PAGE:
Baking powder can be a viable alternative to cream of tartar in various recipes. The rise may require up to four times the amount of baking powder. A dish baked with a significant amount of baking powder may result in a bitter taste, subject to the recipe. 

The substitution of cream of tartar for baking powder can be achieved by adding the acid quantity in the formula, although this may potentially modify the gustatory and tactile properties of the baked item. Due to its increased potency, you would use less cream of tartar.

Beware! There Is a Time Limit!

To guarantee that baking powder and cream of tartar are always at peak freshness for use in recipes, replenish them every three months. Always write the date on the bottom of the storage container. You should probably test your baking powder and cream of tartar before using them if you aren't a baking addict/freak.

Testing Baking Powder

In a small bowl, combine three tablespoons of baking powder with warm water to see if it works. Stir it around very slightly. If the powder is fresh, the mixture should bubble only slightly. Toss the baking powder into the trash and get a new box if there is no reaction.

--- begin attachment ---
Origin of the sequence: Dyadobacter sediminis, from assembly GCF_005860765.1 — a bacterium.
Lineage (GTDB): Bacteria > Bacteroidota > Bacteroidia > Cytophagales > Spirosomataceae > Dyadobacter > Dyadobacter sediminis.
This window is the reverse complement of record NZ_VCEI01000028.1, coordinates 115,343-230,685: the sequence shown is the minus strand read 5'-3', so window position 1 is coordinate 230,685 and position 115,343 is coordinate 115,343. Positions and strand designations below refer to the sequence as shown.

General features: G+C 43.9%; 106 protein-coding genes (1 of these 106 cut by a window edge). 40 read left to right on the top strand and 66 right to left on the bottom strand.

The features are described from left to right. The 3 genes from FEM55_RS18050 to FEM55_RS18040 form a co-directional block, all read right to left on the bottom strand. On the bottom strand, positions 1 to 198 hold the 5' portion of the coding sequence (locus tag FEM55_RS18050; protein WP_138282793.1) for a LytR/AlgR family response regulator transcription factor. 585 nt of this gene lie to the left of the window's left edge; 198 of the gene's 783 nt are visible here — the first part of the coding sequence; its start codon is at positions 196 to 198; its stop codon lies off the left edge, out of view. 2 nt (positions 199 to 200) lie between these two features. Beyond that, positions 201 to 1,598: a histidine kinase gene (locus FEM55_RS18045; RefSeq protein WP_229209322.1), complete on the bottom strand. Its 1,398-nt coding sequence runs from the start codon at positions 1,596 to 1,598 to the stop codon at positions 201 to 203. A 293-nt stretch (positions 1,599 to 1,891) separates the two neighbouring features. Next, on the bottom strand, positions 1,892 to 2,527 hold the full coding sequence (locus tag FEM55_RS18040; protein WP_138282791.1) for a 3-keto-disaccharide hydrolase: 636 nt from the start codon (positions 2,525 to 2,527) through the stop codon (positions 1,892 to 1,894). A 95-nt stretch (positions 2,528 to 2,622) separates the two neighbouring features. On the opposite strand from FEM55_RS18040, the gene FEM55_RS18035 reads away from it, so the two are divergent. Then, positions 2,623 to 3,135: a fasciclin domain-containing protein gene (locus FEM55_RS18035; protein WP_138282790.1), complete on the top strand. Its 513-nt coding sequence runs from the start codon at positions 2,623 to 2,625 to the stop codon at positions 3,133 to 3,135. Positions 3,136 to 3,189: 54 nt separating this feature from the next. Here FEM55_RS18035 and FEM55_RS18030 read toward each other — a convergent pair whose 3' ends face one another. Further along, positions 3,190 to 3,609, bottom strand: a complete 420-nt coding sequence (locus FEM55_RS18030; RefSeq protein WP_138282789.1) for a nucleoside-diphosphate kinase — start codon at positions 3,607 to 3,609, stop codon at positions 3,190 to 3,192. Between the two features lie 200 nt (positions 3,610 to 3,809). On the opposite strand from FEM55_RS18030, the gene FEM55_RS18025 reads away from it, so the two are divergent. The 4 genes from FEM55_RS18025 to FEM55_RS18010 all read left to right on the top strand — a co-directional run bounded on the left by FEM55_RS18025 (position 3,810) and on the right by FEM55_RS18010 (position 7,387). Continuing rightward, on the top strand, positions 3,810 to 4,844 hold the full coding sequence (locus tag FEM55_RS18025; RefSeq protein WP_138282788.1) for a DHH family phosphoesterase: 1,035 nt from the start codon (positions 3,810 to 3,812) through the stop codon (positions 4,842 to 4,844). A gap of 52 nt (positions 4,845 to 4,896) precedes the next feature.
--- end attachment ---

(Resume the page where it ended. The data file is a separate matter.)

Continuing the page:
Testing for Cream of Tartar

Put three tablespoons of white distilled vinegar into a test basin. Add a half-teaspoon of cream of tartar. Stir it around very slightly. Fresh cream of tartar will cause the mixture to bubble vigorously. In the event of the absence of alteration, try getting a new container of potassium bitartrate.


Infographic showing the differences between cream of tartar and baking powder.
It's important to understand the role both of these ingredients play in baking.
  • Cream of tartar acts as a binder, making it excellent for making meringue. Baking powder helps batter rise, ensuring that it ends up fluffy and properly-shaped.
  • Baking powder actually contains cream of tartar, along with baking soda.